Los Angeles, USA - March 9: --- during the 2020 League of Legends Championship Series Week 7 at the LCS Arena on March 9, 2020 in Los Angeles, California, USA. (Photo by Oshin Tudayan/Riot Games)

Coming out of the spring split, it didn’t take a rocket scientist to recognize the truth. Only one team truly had any chance of competing internationally. Luckily, it was the one we were sending to the Mid-Season Invitational. Cloud9 was so singularly dominant in the spring, that it left people to wonder – Are they just that good or is North America just that bad? MSI would have given us the answer, but alas, COVID-19. So, Cloud9 loses a game against what might be the worst North American division in history. Bad thing? I’m not so sure.

The Case For Losing

My peers in the traditional sports world are no strangers to writing about the virtues of losing. The traditional sports world is rife with the concept of tanking. In that case, the goal is to secure a better draft position and get better players. Esports does not yet have a draft in any of their major titles, save for NBA2K. So why would anyone want to do anything but run the table? The answer lies in a lesson from Jedi Master Yoda: The greatest teacher, failure is.

Right now, Cloud9 has the benefit of being the big fish in the small pond. No one is debating that they are the best team in North America, and a week 5 loss to 100 Thieves isn’t about to change that. If the goal were just to win the LCS Summer Split, you’d absolutely want them to win every game. But everyone in North America knows that isn’t the goal. No, the goal is to make noise at the World Championship and FINALLY bring home a title.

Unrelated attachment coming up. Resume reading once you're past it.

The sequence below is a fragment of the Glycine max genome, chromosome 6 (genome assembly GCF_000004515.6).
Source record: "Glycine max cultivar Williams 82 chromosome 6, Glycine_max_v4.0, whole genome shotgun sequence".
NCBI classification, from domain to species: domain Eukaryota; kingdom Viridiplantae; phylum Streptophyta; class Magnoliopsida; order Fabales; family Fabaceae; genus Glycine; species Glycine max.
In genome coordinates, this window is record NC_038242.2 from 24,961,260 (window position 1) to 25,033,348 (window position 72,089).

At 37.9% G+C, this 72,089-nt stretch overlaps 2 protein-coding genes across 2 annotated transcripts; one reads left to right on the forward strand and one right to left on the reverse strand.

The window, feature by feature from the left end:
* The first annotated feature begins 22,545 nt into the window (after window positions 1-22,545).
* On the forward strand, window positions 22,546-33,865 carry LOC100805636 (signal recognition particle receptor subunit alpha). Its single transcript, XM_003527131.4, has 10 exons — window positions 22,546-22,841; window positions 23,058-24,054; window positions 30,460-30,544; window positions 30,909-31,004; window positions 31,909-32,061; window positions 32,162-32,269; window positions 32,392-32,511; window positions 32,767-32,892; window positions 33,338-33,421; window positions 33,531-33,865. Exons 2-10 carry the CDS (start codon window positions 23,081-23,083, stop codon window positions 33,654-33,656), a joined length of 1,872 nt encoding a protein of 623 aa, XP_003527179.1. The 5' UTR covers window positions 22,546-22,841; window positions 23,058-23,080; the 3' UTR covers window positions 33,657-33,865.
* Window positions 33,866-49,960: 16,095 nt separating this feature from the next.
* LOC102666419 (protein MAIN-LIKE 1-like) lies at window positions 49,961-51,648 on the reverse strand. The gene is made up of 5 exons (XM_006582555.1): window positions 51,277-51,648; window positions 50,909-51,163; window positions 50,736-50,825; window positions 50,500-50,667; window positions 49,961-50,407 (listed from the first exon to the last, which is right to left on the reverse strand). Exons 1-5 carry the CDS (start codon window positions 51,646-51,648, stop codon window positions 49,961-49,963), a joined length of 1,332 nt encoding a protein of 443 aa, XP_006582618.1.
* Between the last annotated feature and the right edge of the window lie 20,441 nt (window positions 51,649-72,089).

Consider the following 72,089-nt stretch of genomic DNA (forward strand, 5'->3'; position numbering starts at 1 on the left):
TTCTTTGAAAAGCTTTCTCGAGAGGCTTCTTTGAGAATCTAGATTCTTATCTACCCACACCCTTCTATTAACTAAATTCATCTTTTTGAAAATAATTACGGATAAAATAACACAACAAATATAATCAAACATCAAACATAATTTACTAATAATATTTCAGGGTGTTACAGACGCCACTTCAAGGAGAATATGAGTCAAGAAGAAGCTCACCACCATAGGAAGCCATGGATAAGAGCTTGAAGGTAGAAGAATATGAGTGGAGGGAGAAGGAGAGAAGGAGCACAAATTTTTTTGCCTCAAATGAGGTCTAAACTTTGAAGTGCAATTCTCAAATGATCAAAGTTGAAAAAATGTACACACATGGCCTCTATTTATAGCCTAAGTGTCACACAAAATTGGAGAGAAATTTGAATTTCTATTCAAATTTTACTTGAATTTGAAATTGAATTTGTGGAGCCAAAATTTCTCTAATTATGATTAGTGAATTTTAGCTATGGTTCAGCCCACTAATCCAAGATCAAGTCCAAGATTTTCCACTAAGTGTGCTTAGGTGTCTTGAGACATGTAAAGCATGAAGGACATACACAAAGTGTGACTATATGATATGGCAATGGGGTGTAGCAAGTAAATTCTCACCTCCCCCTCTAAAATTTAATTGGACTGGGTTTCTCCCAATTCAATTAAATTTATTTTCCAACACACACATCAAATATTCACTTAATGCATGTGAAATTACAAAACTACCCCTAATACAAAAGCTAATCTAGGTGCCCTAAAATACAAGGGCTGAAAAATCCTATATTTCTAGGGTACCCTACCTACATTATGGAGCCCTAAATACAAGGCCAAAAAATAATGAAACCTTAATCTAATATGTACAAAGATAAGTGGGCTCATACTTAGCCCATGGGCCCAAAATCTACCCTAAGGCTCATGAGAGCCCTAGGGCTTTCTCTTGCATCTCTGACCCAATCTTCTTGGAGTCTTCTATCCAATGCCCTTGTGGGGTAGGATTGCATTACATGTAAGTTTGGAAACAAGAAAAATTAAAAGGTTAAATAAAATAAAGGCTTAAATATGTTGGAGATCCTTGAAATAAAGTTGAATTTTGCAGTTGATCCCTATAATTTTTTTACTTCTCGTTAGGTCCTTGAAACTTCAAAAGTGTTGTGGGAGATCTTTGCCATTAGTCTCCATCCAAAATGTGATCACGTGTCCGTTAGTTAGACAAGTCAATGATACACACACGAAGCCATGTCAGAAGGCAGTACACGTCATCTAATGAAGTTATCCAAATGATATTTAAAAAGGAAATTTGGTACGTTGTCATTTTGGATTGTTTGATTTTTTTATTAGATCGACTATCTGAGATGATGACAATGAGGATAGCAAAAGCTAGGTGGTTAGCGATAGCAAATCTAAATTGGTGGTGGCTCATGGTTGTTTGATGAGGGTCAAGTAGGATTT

Cloud9 celebrates a win at LCS Spring Week 7
Los Angeles, USA – March 9: — during the 2020 League of Legends Championship Series Week 7 at the LCS Arena on March 9, 2020 in Los Angeles, California, USA. (Photo by Oshin Tudayan/Riot Games)

But the road to glory runs through China, Korea, and Europe. All three regions are better than North America talent-wise, and being the best here isn’t nearly good enough. Which is why Cloud9 needs to get better if they want to compete. And the sad truth of it, you generally don’t get better when you’re winning. Teams need to lose so they can see what they’re doing wrong and where their areas to improve are. Cloud9 needs a team, or preferably a few teams to step up and beat them.

Cloud9 Loses As Worlds Loom Large

I’m all smiles as Cloud9 finally loses a game, even if it is to 100 Thieves. The tape they’re no doubt reviewing as we speak is the most valuable they’ve had all year. And it’s critical that they take the right messages away. The message can NOT be “Well, we let our foot off the gas a bit. We’ve learned that we have to give 100% every time.” Don’t get me wrong. That’s a very true lesson and one they need to understand, but it shouldn’t take a loss to 100 Thieves to understand it.

Which brings me to my concern. Is 100 Thieves a good enough team to have actually exposed a weakness in C9, or did they just catch them sleeping? Rewatching that match, C9 makes a lot of sloppy mistakes early on and I’m concerned they weren’t taking it seriously enough. If that’s the case, and C9 trying their hardest would have just steam-rolled 100 Thieves, then what is there to learn? Cloud9 needs someone to step up and approach their level of play so that both teams can get better. I’m worried they’re not going to meet that team until Worlds, and by then, it’ll be too late.

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Photo by Oshin Tudayan/Riot Games